What makes a war justified is the legitimacy of its cause, the intentions of the military force who fights that war, and their commitment to the reestablishment of peace. For warfare to be morally sustainable, it must have been provoked by an attack or lethal threat, it must have been a choice of last resort and it must be fought with the singular intention to restore the status quo of peace and stability at the least possible cost. War cannot be waged for war’s sake and remain justified.

In every war, there are human costs, both in terms of military and civilian casualties, and physical and psychic casualties. We usually think of these costs in relation to battles and campaigns, but it is equally important to consider the gradual impact of war upon a population. As a society shifts its energy and resources from peaceful pursuits into the support of war activities, it begins to realize costs even before a soldier leaves for the front. Economic, intellectual and human resources are diverted and slowly the nation becomes less productive, its labor force less diverse and its treasury less bountiful. Compounding these factors is the loss of manpower that will, in turn, have a ripple effect throughout the coming years as the nation is robbed of the productive capacity of casualties and their offspring. Some nations, such as England and France, never completely recover from these losses, as was seen after the world wars of the twentieth century. War is not only the most destructive of human endeavors; it is also the most expensive.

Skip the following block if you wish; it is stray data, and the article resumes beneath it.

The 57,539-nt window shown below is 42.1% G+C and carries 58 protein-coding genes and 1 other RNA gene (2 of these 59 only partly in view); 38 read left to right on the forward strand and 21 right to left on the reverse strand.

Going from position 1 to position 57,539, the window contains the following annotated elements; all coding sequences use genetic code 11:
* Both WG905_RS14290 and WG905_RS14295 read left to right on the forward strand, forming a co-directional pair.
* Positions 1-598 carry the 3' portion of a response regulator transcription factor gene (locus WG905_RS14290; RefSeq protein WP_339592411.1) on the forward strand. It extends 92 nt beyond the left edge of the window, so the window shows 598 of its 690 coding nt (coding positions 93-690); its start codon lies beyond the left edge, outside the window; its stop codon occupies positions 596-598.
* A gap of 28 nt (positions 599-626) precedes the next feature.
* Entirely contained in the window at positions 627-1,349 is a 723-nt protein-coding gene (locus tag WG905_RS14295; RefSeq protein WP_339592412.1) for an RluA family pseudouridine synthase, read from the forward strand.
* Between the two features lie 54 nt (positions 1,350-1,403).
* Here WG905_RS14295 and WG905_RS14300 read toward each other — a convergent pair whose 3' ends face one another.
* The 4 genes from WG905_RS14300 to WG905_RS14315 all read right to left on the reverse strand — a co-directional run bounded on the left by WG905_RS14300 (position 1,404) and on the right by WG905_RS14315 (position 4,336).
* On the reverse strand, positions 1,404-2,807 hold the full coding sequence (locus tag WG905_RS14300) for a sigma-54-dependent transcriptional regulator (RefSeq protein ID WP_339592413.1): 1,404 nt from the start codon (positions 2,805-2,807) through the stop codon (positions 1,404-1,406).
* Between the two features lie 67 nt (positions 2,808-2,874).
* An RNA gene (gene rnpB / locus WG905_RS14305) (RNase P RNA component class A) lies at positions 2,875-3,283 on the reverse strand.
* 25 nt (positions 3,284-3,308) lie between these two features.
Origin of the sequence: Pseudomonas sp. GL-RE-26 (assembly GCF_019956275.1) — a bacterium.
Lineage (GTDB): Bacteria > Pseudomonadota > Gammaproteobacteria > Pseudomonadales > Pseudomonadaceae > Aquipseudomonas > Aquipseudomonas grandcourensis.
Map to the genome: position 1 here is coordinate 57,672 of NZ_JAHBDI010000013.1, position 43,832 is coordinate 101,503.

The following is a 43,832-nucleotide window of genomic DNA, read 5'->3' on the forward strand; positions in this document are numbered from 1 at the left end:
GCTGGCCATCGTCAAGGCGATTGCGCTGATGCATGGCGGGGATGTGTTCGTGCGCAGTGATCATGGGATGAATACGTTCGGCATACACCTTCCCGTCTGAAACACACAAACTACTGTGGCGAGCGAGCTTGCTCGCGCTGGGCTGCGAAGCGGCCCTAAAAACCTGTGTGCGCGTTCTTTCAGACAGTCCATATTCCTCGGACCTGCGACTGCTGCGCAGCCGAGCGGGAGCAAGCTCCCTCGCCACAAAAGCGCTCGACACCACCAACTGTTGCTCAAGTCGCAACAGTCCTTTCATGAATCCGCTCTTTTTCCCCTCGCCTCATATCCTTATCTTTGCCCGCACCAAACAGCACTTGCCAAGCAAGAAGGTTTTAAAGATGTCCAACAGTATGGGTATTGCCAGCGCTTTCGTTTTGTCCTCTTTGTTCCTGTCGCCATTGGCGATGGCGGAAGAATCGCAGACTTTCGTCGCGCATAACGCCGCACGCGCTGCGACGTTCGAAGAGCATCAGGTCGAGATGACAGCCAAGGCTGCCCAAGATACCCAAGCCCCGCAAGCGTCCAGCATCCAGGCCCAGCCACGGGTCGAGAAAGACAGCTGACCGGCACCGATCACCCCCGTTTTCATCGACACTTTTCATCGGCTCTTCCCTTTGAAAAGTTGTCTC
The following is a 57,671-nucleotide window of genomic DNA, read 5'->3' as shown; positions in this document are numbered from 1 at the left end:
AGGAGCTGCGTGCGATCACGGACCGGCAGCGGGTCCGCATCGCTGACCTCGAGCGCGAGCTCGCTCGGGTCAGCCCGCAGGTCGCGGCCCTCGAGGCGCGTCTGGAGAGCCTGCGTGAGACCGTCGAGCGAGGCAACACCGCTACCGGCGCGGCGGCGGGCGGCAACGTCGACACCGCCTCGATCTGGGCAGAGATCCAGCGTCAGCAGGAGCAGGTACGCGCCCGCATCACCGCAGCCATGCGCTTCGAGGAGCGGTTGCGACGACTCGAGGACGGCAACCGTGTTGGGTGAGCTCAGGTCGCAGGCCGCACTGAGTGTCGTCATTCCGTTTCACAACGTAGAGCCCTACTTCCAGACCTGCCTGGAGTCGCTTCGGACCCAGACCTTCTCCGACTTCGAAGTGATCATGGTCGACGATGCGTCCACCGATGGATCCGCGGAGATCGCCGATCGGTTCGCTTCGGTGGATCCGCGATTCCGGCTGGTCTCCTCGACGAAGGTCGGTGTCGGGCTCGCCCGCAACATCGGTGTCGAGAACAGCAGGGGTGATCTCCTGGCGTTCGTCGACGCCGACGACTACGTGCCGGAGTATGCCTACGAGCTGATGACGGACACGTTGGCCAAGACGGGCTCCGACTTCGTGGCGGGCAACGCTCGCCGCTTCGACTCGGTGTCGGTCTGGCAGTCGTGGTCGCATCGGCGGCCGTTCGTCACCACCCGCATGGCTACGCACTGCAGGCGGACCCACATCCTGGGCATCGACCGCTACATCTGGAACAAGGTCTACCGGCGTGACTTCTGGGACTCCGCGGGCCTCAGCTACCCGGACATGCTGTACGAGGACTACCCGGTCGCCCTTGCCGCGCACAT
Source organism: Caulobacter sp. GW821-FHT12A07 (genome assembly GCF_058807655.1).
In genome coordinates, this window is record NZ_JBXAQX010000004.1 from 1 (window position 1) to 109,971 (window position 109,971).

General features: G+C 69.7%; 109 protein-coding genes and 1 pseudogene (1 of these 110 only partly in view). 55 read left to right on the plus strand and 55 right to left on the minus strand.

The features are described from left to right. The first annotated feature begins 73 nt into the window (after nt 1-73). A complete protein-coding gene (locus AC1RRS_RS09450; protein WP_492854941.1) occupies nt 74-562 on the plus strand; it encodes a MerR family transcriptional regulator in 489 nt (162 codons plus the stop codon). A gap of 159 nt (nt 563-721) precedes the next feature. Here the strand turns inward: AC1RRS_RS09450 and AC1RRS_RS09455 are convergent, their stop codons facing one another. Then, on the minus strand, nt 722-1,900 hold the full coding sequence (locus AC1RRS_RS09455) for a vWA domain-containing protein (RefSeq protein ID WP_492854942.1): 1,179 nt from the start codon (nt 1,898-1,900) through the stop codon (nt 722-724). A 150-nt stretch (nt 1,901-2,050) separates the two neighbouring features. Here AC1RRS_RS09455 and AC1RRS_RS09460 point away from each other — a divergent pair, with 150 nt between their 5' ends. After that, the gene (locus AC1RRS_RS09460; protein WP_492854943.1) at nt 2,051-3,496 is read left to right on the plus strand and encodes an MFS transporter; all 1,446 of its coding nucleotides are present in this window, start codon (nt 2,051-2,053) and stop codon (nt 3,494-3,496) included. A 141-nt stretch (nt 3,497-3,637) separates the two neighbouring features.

Still, there are moments when the evil to be sustained in seeking peace dwarfs the evil to be endured in making war. Had France attacked Nazi Germany in the spring of 1936, when Germany violated the Treaty of Versailles by reoccupying the Rhineland, Hitler would have been defeated, World War II likely avoided and perhaps tens of million saved. Instead, the Western Powers sought the path of peace in their dealings with the German Führer, who used their pacifistic sentiment to further his own plans for domination of Europe and the destruction of “Untermensch”. War is hell, but sometimes, war is better.